February 1, 2011  

Joint force provider

In “Goodbye, JFCOM” [AFJ, November], retired Col. Bob Killebrew argues convincingly for the elimination of U.S. Joint Forces Command as a four-star-led combatant command. He notes correctly that what is really happening at JFCOM is less a standdown and more a reorganization, acknowledging that “three essential functions performed by the command … should be maintained, whether by farming them out or by a shrunken and less rank-heavy headquarters.”

Killebrew cites the requirement for a joint readinesss and integration clearinghouse to ensure service programs remain compatible and to set standards for joint training. He wisely notes the requirement for an activity to continue to accomplish the hard work of joint and allied concept development, particularly under some four-star commander’s purview because of political sensitivities and international implications of allied concept development. Finally, he argues “the most important function now discharged by JFCOM is the development and promulgation of effective joint doctrine.” He argues for the streamlining of JFCOM and the parsing of certain JFCOM functions to other entities, such as other combatant commands and the doctrine development component to the Joint Forces Staff College — an interesting idea that bears separate analysis for viability and sustainability.

Surprisingly, Killebrew’s article, perhaps for brevity, overlooks what many operational commanders view as the most important function of JFCOM: the mission of joint force provider, a key component of global force management. The Forces For Unified Commands memorandum and Global Force Management Implementation Guidance assign most (more than 80 percent) of continental U.S.-based conventional forces to JFCOM. Combatant commanders generate requirements that are validated by the Joint Staff and forwarded to JFCOM for sourcing. JFCOM “direct[s], plan[s], coordinate[s], schedule[s], and control[s] the joint operations and inter-theater deployments of all USJFCOM forces.” Forces are then allocated to the combatant command generating the demand signal, and are later attached or transferred upon execution. JFCOM notes that this process “requires a considerable degree of coordination to build joint forces that ensure elements of our Army, Navy, Air Force, and Marine Corps can fight together as specialized, task-organized teams to meet the operational requirements of supported commanders in the field … [who] rely upon USJFCOM to pull these forces together from the global pool of conventional forces and coordinate their transfer to that senior commander for duty.”

The process works surprisingly well — Joint Staff validates the requirements, providing intellectual rigor and scrutiny to the combatant commander’s requests for forces and capabilities. Once authorized, JFCOM sources the validated requirements. The two-step process virtually guarantees that only justifiable, valid requirements will be sourced, mitigating service clamor and acrimony over the manpower and capability “bill.” The process effectively warrants that the services receive only requests for capabilities and forces that have been carefully scrutinized, balanced and analyzed for operational risk. Moreover, it permits full visibility of the entire inventory of available forces and capabilities, maximizing the joint force’s opportunity to conduct hundreds of smaller missions, exercises, and security cooperation and security assistance engagements, in addition to sourcing forces and capabilities to sustain operations in Iraq and Afghanistan. These opportunities and efficiencies would likely be lost but for the visibility and coordination of the global force and capability inventory provided by the process.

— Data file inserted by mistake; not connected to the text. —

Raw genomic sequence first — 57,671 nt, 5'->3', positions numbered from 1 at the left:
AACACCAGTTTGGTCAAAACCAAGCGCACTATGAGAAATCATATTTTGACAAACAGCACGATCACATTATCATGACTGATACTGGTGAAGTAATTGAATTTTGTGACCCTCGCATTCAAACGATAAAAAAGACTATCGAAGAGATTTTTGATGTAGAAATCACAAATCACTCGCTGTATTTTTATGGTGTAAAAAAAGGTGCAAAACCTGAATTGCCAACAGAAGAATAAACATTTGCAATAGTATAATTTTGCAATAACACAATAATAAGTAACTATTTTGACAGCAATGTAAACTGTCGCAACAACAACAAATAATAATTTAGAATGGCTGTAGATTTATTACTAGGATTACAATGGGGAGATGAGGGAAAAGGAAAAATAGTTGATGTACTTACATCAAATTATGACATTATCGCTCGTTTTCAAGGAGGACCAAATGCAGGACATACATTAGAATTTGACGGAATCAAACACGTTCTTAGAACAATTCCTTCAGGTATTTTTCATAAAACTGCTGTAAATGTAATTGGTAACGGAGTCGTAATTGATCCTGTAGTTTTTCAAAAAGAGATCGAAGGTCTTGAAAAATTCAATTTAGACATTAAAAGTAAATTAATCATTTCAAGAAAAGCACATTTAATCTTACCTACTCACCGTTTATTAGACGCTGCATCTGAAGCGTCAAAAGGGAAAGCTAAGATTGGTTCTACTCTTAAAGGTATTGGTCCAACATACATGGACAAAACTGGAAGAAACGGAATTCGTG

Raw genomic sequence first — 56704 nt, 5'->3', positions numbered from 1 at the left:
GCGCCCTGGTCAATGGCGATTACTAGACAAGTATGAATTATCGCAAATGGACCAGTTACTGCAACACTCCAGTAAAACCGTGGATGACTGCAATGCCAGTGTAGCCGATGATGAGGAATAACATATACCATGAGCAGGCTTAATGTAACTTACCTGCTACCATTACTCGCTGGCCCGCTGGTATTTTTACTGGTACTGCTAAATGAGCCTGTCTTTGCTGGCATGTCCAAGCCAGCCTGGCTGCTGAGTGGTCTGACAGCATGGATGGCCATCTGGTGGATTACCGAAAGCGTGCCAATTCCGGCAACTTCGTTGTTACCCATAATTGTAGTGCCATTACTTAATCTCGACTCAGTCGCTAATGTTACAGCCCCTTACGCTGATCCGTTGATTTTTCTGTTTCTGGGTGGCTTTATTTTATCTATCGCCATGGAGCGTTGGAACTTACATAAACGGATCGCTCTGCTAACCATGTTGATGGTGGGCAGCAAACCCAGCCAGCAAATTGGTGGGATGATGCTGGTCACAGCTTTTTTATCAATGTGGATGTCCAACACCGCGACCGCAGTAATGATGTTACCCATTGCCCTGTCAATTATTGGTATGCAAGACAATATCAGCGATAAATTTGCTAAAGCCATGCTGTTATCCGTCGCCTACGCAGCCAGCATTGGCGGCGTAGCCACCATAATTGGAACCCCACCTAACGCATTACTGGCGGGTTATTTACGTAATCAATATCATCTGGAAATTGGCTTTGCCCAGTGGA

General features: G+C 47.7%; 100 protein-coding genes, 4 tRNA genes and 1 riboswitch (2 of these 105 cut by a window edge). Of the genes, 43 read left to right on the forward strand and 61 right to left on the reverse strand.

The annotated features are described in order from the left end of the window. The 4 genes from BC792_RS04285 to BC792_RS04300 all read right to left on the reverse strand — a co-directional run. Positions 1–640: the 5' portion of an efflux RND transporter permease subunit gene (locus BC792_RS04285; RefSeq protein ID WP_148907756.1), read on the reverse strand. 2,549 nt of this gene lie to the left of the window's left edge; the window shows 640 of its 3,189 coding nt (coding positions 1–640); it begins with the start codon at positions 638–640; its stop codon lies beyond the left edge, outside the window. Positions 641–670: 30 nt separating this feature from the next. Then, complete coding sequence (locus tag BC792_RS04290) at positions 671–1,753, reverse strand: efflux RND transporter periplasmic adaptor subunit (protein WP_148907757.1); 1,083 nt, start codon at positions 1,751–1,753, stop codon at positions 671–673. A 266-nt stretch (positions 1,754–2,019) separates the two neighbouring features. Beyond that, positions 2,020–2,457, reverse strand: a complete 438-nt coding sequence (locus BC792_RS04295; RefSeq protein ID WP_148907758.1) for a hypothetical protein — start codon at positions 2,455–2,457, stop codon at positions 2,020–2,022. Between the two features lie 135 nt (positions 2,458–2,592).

The joint force provider function must reside somewhere, ideally as an additional mission for a combatant commander. It should not reside at the Joint Staff and probably should not become a U.S. Northern Command mission. First, the chairman and Joint Staff may not lawfully command forces as the law presently is formulated; only a combatant commander may have forces assigned. Second, the validation and sourcing functions must be kept separate and firewalled, reporting to different principals. Otherwise, the validation process could be tainted by “bleed over” from the sourcing function — validation of requirements for scarce forces or capabilities could be tainted by low inventory if both functions reside in a single clearinghouse (e.g., “we do not have much of that requested capability; it must not be a valid requirement”). Finally, some commander must exercise combatant command over CONUS-based conventional forces prior to allocation and attachment. Transferring combatant command to an operational commander such as NORTHCOM might generate a deafening political cacophony, as there is a strong tradition against and careful procedures governing the operationalization and employment of the armed forces within CONUS. Historically, the polity simply is not comfortable with an operational commander in CONUS having command of a million combatants. It would also distract the NORTHCOM commander from his principal mission of homeland defense — also a potential political vulnerability and future source of controversy after the next CONUS large-scale terrorist attack.

In short, the joint force provider mission should not be sold short as an “additional” capability of JFCOM. It is crucial to effective global force management and must be accounted for as the Defense Department makes decisions on the future of JFCOM and its mission.

— Lt. Col. Butch Bracknell, Marine Corps, CMC Fellow, The Atlantic Council, Washington, D.C.